Ikea believes the shift to the longer-lasting bulbs will help set an environmentally friendly example in the industry and also save the company about $10 million to $20 million a year, or 10 percent, in lighting costs at its 300 stores around the globe, said Steve Howard, the company’s chief sustainability officer.
"You can have kids, they can grow up and go to college and you can have the same light," Howard said of LED bulbs, which can last about 20 years — longer than incandescent or halogen bulbs. "There’s money to make in your own ceiling."
Ikea, which has 38 stores in the U.S., announced in 2010 that it planned to have all incandescent bulbs out of its stores by 2011. The company then shifted toward only selling more efficient options including compact fluorescent bulbs, LED and halogen lamps.
While the purchase price for LED bulbs remains more than the other options, LEDs are more efficient and give off better light, Howard said. LEDs still cost several times more than other bulbs.
"We think that this can drive market acceptance in a good way," he said of the shift by the company, which has its U.S. headquarters in Plymouth Meeting, a suburb of Philadelphia.
Other large retailers said that, while they are experimenting with shifting to LED lighting in stores, they are still selling all types of bulbs for now.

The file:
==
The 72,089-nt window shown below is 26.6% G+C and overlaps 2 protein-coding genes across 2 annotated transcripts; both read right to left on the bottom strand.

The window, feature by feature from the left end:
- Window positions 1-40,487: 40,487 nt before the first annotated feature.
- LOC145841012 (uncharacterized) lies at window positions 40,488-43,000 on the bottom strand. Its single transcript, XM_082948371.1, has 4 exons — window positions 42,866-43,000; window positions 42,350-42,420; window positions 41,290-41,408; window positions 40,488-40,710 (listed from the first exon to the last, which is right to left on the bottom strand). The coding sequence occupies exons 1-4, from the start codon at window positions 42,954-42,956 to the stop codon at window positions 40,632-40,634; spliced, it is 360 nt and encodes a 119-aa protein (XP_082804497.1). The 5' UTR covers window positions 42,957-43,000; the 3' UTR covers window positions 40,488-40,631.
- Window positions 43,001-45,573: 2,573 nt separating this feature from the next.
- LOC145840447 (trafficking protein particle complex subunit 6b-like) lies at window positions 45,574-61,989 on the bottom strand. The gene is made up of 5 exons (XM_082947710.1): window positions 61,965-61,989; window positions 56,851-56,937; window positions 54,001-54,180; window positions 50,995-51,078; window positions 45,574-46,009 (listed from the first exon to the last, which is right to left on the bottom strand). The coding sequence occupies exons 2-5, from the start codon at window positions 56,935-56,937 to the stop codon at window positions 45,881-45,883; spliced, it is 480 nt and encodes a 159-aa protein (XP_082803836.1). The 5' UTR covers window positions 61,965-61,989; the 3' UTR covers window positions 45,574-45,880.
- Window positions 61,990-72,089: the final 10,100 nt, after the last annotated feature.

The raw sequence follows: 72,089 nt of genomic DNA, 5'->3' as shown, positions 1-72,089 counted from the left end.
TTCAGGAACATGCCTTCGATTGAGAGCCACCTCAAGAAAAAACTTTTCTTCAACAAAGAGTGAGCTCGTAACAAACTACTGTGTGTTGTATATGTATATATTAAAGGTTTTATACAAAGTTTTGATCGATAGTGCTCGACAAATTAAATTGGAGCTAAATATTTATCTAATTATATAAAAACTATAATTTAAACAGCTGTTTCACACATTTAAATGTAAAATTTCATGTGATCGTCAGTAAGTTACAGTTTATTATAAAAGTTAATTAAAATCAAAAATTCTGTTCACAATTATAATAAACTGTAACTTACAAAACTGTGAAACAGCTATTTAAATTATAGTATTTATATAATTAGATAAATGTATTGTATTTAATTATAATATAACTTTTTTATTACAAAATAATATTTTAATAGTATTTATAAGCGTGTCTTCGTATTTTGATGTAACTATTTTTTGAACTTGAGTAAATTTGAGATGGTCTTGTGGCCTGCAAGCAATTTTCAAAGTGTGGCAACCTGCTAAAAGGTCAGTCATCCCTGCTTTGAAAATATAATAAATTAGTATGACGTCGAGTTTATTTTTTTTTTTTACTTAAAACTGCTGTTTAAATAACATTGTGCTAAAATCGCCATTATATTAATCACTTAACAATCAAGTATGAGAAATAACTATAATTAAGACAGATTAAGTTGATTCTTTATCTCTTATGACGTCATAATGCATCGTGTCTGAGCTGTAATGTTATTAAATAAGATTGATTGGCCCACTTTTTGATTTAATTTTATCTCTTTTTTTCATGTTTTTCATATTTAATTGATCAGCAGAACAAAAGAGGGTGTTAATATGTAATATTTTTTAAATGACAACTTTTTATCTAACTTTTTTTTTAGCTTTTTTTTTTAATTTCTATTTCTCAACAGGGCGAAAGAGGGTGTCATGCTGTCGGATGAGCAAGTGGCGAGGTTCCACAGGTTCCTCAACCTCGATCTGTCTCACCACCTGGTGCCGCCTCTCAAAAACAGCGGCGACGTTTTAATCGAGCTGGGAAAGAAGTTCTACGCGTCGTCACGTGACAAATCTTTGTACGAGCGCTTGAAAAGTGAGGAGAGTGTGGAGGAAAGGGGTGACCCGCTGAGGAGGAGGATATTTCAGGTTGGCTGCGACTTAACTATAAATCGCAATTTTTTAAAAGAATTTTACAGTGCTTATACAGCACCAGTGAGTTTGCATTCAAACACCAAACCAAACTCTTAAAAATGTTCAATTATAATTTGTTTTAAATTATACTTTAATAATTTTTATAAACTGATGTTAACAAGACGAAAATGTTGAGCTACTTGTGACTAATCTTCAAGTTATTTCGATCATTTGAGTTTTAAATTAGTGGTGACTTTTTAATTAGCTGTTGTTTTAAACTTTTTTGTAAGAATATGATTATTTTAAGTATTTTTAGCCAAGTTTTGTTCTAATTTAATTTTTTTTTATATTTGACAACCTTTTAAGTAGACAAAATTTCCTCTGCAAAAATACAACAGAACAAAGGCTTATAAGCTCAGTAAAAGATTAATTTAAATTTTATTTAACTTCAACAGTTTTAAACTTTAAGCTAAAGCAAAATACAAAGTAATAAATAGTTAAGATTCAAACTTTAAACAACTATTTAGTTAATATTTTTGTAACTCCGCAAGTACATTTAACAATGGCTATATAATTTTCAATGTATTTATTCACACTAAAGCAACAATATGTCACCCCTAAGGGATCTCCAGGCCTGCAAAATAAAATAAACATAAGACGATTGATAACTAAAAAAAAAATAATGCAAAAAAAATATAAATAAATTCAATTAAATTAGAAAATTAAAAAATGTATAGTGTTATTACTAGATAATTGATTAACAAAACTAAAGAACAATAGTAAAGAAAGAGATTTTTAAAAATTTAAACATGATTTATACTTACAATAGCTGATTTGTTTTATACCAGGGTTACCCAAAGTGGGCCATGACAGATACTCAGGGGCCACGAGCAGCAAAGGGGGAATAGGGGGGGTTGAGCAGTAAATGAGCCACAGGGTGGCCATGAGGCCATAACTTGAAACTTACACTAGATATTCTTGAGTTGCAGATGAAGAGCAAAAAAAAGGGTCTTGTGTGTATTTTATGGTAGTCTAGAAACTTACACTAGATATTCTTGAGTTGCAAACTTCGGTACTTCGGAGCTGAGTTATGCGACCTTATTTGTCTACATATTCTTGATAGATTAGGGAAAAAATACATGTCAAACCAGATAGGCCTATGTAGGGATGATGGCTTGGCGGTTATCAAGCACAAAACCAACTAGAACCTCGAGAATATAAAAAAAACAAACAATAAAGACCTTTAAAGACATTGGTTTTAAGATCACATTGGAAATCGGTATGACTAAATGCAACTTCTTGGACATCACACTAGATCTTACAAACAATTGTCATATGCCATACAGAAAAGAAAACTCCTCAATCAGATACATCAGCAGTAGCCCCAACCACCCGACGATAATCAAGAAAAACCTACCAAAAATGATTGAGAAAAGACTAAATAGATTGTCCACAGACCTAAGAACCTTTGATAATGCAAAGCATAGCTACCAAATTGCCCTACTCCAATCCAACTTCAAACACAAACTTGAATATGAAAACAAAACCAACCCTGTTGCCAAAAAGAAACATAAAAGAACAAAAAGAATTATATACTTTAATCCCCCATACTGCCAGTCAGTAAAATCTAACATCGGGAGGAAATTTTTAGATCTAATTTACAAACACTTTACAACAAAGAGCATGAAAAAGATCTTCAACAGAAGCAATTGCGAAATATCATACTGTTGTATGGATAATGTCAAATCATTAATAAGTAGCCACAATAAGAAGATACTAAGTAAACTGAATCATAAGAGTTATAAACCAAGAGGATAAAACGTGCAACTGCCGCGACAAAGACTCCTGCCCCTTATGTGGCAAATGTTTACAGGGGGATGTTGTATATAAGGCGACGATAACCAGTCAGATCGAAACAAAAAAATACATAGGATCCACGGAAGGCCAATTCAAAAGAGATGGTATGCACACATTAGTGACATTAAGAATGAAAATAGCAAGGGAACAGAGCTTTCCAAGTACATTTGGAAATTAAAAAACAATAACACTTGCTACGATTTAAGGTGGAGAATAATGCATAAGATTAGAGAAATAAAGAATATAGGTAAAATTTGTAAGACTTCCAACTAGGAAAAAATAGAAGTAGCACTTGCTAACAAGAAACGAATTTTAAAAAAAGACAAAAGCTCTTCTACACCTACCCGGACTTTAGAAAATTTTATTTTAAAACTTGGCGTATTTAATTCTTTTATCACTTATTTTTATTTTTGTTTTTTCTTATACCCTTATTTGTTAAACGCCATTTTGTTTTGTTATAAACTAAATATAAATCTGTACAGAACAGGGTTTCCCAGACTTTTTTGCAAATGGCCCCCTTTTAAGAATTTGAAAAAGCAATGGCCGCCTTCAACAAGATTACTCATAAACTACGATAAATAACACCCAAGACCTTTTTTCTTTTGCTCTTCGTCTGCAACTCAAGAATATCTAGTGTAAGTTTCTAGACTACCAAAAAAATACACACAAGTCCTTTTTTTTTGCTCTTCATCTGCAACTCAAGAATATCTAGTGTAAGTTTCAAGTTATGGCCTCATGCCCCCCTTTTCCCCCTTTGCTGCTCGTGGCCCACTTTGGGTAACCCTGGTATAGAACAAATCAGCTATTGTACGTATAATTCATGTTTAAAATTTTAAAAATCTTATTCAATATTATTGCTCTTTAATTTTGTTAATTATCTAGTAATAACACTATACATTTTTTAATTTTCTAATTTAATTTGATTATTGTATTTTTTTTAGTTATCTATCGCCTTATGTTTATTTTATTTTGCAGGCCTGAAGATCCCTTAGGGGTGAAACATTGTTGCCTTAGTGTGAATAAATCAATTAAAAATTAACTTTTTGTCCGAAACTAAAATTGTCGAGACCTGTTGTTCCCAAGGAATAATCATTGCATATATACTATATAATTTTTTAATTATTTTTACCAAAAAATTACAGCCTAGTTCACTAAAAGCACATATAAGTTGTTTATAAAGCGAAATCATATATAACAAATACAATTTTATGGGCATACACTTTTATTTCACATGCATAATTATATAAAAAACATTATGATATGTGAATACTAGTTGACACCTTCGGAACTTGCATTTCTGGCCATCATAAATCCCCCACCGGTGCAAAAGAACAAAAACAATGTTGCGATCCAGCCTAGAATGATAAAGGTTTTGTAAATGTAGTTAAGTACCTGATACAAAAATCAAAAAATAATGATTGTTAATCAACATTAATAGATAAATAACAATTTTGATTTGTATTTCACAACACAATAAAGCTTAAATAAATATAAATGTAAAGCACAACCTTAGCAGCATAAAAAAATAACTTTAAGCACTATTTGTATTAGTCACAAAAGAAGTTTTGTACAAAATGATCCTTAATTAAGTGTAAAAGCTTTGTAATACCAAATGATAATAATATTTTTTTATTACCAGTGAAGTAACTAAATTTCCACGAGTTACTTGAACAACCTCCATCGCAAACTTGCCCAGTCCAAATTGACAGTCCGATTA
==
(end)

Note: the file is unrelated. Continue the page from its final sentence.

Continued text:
Jean Niemi, a spokeswoman for Home Depot Inc., said the company switched in-store fixtures to LED lighting several years ago. But, due to customer demand, they plan to continue selling all different types of bulbs.
"LEDs are still pretty expensive," Niemi said.
At Wal-Mart Stores Inc. , the company is putting LED lightings in all new store parking lights and experimenting with it inside stores in Wichita, Kansas, and Euclid, Ohio, spokeswoman Brooke Buchanan said. The company is also switching to LED for lighting in stores overseas. But on the shelves, Wal-Mart intends to keep selling all different kinds of lighting to give customers the options they want.
"It’s the customer’s choice," Buchanan said.
At IKEA, the all-LED shift will take place by a combination of taking the other items off the shelves and just letting them sell out, Howard said, and the company is hoping to set an example in the industry.
"This is sort of a call to action," he said.